But at press conferences in June 2004 and April 2005 reported by, NGOs alleged that corruption and inefficiency continue to plague Azerbaijan's armed forces. They pointed to large-scale violations of servicemen's rights, including the arbitrary withholding or withdrawal of housing and annual leave, and even of salaries.

In July 2005, a group of 17 servicemen went on trial on charges of bribery, forging documents and abuse of office, ITAR-TASS reported. The trial of a second group of officers on similar charges opened at the Military Collegium of the Court for Severe Crimes on 24 October, reported, and preliminary hearings in a third trial, this time of 18 military personnel, got under way at the same collegium on 16 January.

An alternative, and to some U.S. analysts more plausible explanation for Azerbaijan's failure to draft these key national-security and military blueprints, is a glaring but as yet unformulated discrepancy between the perceived relative importance of cooperation with NATO, on the one hand, and bilateral cooperation with the United States, on the other.

Alekper Mammadov, director of the Center for Democratic Civic Control over the Armed Forces, accused the Azerbaijani Defense Ministry in June 2004 of merely creating the illusion that the armed forces are being reformed to bring them in line with NATO standards. That may well be an exaggeration; but Azerbaijan's NATO IPAP does not give the impression that Baku considers cooperation with the alliance a top priority.

For example, the IPAP envisages only a meager set of steps, such as making available for peacekeeping programs only one infantry company of 120-130 men; a civil defense unit of about 20-30 men; one specialized unit (medical or logistic); and two Mi-8 helicopters.

The U.S., by contrast, is apparently perceived as the partner of choice, insofar as it is already providing more tangible assistance in the form of maritime security training and operations in the Caspian Sea, its counterproliferation effort in the south along its border with Iran, and a new program to enhance border security along Azerbaijan's northern border with Daghestan.

Within the framework of that assistance, Washington will also supply portable land-based radar facilities and provide modern radar facilities for Azerbaijan's Caspian naval bases, according to "Nezavisimaya gazeta" on 30 January. That assistance results from Washington's perception of Iran as a security threat, a perception that could change in time, however.

At the same time, Azerbaijan is reluctant to compromise the potential for greater defense ties with Russia by aspiring too enthusiastically to NATO membership or by jeopardizing its existing defense cooperation agreement with Russia. This is because any strategic advantage that Baku can offer Russia -- such as continued use of the Qabala over-the-horizon radar station --- serves to undercut the importance of Armenia to Russia's overall strategic security. (Liz Fuller)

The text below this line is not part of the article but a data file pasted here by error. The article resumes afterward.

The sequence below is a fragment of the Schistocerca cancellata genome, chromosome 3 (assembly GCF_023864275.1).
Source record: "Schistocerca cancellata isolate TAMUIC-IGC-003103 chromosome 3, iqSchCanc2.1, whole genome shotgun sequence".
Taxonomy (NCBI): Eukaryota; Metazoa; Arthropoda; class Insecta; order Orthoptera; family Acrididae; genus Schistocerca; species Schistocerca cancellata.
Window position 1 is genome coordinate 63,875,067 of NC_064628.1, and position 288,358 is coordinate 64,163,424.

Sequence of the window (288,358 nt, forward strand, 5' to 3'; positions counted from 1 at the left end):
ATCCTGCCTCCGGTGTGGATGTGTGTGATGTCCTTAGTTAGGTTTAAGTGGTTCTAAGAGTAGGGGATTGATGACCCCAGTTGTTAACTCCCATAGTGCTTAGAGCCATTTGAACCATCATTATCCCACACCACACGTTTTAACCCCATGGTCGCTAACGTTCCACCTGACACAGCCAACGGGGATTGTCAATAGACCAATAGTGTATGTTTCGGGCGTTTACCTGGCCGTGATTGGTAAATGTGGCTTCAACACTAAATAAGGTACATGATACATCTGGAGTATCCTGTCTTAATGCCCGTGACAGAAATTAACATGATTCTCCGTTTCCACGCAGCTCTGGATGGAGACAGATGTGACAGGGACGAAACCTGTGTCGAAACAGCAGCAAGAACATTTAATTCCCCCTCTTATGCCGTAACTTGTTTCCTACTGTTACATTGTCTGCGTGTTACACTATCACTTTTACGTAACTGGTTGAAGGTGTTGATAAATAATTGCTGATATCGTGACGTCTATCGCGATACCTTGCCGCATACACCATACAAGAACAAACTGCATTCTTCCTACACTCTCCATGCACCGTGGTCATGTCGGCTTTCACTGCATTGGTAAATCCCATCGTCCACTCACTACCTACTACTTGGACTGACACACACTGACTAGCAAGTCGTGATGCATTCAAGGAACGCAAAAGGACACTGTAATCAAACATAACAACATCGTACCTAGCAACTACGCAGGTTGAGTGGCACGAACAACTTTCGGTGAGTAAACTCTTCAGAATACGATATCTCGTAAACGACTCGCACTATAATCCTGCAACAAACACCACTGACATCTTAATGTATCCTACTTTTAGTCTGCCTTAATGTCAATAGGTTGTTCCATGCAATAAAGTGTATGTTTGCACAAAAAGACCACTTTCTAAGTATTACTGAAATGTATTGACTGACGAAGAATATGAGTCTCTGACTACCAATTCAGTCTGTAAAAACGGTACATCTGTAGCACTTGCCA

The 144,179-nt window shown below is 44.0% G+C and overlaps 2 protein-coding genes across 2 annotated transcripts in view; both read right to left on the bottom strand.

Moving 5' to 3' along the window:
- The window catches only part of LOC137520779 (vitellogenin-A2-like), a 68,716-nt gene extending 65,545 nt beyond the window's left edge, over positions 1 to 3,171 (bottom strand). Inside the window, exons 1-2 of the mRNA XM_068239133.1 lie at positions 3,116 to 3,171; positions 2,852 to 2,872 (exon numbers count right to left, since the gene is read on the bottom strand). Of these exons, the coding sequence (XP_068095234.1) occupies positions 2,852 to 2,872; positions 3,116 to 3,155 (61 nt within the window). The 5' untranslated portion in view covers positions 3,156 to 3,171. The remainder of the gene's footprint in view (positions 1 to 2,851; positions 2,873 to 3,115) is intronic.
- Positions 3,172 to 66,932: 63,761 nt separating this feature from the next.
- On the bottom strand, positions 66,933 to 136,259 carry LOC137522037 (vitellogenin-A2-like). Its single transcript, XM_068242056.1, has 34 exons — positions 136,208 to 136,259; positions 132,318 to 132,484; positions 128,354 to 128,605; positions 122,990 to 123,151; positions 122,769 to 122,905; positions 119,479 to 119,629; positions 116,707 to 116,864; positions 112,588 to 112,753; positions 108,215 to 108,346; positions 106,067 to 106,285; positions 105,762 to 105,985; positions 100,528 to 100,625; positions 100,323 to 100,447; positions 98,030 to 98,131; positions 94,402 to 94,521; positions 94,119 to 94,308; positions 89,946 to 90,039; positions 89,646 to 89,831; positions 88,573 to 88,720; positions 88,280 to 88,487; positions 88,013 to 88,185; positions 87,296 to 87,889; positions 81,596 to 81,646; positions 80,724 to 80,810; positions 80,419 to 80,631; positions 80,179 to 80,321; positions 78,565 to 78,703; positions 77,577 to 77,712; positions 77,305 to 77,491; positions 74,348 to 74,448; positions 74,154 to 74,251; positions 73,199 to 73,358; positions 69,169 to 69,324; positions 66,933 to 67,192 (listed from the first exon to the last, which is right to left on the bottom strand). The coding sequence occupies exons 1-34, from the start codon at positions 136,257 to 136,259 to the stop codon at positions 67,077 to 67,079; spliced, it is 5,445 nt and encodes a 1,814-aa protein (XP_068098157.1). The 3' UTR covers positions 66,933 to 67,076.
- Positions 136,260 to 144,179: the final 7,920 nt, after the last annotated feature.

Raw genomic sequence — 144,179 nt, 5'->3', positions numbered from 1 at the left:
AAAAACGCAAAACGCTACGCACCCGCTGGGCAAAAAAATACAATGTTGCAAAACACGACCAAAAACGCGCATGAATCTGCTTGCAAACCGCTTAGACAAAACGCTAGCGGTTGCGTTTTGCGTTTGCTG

GAS CUTOFF HIGHLIGHTS GEORGIA'S NATIONAL SECURITY FLAWS. For millions of Georgians, much of the first month of the New Year was anything but happy. Braving a cutoff in heating supplies after deliveries of natural gas from Russia were disrupted by explosions that shut down the main pipeline, the Georgian population struggled for two weeks to endure a severe energy crisis amid record cold temperatures and heavy snowfalls.

The crisis was precipitated by twin blasts that heavily damaged the main Mozdok-Tbilisi gas pipeline on 22 January, cutting off gas supplies to Georgia and Armenia. Georgian President Mikheil Saakashvili and Georgian Foreign Minister Gela Bezhuashvili both implicitly blamed the explosions on Russia. The crisis deepened over the next few days after damage to a gas-compressor station on the Russian side of the Azerbaijani-Russian border reduced emergency supplies of gas from Azerbaijan and high winds and snow incapacitated a high-voltage power line in eastern Georgia.

The short-lived, yet profound, energy crisis has demonstrated the fundamental vulnerability of the Georgian state, especially in the face of Russian pressure and intimidation, raising stark questions about Georgian security in general, and energy security in particular.

Despite being somewhat obscured by the larger clash between Russia and Ukraine over natural gas, the Georgian crisis also holds geopolitical implications for regional security and stability. Of particular concern is Russia's leveraging of energy as a tool of influence.

The first lesson to be drawn from the energy crisis is that the Georgian concept of energy security has been seriously hampered by a mistaken emphasis. To date, Georgian energy security has been defined by a focus on pipeline security, with too little attention devoted to seeking energy diversification, promoting greater self-sufficiency, and pursuing alternative suppliers. Although these strategic needs were clearly articulated in the recently unveiled National Security Concept of Georgia, action has been put off as officials await the completion of the Baku-Tbilisi-Erzerum gas pipeline.